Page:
The section regarding GC Conditions, Derivatization, and Mass Spectral Interpretation of Specific Compound Types has the same number of compound types as the original edition, but the information in each section has been expanded to not only explain some of the spectra but to also explain why certain fragmentations take place. The number of Appendices has been increased from 12 to 17. The Appendix on Atomic Masses and Isotope Abundances has been expanded to provide tools to aid in determination of elemental composition from isotope peak intensity ratios. An appendix with examples on "Steps to follow in the determination of elemental compositions based on isotope peak intensities" has been added. Appendices on whether to use GC/MS or LC/MS, third-party software for use in data analysis, list of information required in reporting GC/MS data, X+1 and X+2 peak relative intensities based on the number of atoms of carbon in an ion, and list of available EI mass spectral databases have been added. Others such as the ones on derivatization, isotope peak patterns for ions with Cl and/or Br, terms used in GC and in mass spectrometry, and tips on setting up, maintaining and troubleshooting a GC/MS system have all been expanded and updated.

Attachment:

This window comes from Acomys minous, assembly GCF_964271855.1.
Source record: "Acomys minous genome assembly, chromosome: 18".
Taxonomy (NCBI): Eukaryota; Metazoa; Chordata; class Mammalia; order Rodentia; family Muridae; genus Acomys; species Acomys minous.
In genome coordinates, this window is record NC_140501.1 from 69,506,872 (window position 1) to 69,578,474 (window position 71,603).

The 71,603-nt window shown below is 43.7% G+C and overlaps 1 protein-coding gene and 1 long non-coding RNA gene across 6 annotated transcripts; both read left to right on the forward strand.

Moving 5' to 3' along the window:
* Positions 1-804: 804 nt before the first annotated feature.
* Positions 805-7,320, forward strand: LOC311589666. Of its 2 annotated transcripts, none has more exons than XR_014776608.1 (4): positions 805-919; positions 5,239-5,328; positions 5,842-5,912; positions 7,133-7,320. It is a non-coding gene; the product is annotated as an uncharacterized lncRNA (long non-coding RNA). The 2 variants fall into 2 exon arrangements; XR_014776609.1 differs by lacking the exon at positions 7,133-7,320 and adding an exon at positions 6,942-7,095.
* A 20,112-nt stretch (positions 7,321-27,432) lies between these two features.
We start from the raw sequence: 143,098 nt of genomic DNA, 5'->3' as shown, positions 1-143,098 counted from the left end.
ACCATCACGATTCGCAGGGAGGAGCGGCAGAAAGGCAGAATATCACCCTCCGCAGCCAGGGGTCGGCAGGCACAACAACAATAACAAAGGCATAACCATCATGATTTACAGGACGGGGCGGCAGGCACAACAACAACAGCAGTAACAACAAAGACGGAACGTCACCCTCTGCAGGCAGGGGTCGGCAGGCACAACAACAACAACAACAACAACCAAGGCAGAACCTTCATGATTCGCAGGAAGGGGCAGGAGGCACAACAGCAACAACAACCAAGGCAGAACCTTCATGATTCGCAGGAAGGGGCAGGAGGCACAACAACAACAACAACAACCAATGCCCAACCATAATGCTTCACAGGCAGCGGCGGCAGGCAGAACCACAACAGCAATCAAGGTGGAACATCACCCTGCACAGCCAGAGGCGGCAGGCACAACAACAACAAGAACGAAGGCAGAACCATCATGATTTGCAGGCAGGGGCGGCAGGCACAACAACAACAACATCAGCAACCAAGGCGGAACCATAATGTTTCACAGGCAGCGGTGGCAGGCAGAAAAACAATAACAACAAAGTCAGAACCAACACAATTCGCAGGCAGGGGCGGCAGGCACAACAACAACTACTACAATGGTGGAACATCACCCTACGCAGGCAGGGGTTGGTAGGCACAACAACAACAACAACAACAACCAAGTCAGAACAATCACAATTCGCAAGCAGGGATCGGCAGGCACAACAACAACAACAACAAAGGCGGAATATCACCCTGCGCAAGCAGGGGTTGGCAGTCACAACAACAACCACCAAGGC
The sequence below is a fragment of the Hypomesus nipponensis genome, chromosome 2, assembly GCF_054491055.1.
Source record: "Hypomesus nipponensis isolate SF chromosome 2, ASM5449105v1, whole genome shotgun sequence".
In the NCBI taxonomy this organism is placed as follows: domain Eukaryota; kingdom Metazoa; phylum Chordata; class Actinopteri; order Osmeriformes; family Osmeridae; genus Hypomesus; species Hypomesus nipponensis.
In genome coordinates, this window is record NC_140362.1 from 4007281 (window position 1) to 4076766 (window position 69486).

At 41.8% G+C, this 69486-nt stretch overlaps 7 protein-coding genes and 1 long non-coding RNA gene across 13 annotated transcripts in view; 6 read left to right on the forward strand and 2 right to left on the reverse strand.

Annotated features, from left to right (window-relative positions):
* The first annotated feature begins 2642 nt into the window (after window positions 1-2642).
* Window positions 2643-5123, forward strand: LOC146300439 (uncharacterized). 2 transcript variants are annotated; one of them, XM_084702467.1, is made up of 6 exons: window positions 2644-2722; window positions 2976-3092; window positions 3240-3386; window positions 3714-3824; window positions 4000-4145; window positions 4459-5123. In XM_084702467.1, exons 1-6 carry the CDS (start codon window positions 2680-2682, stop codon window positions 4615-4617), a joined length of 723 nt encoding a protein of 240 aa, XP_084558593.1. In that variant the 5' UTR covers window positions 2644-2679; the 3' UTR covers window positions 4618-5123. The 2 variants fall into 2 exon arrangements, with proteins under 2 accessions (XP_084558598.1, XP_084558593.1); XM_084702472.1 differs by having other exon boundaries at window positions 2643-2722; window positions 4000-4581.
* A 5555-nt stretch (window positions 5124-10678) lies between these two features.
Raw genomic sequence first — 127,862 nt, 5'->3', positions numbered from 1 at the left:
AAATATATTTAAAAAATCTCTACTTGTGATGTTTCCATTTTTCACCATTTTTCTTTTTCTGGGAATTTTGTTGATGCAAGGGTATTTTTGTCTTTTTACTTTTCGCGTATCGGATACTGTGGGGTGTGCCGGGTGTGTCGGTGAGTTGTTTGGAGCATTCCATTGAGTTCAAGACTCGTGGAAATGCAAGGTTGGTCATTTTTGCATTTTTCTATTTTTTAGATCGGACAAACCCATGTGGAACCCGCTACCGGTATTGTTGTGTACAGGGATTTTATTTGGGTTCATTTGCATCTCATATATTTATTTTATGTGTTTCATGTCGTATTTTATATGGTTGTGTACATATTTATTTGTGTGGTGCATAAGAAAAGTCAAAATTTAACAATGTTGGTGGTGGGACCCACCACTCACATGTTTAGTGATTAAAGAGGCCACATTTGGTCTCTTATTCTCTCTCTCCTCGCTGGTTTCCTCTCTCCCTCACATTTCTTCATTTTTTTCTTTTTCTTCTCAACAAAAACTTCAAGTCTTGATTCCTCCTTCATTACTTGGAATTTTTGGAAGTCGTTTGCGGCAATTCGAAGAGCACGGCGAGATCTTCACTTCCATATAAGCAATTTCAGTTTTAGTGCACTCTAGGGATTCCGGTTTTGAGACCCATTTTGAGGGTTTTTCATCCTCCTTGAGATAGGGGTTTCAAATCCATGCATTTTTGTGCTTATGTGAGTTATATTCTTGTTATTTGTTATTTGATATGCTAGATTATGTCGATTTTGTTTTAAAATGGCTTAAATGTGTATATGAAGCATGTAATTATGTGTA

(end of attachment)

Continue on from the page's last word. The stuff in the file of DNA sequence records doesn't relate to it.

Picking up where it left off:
Readership

Immediate value to the novice as well as the experienced GC/MS user who may not have the breadth of knowledge covered in this book.

O. David Sparkman

Affiliations and Expertise

Antioch, CA, USA

Information about this author is currently not available.
Information about this author is currently not available.

Gas Chromatography and Mass Spectrometry: A Practical Guide, 2nd Edition

Preface

Acknowledgments

Chapter 1. Introduction and History

1.1. Instrumental Variables

1.2. Operational Variables

Chapter 2. Gas Chromatography

2.1. Overview of a Gas Chromatograph

2.2. Sample Introduction

2.3. Separation of Components in the GC System

2.4. Overview of GC Detectors

2.5. Adding Versatility to the GC/MS System with Valves, Splitters, and Thermal Modulators

Chapter 3. The GC/MS Interface

3.1. Open-Split Interface

3.2. Jet Separator

Chapter 4. Mass Spectrometry Instrumentation

4.1. Overview of Mass Spectrometers

4.2. Resolution, Resolving Power, and Mass Accuracy

4.3. Vacuum System

4.4. Ionization Types

4.5. m/z Analyzer Types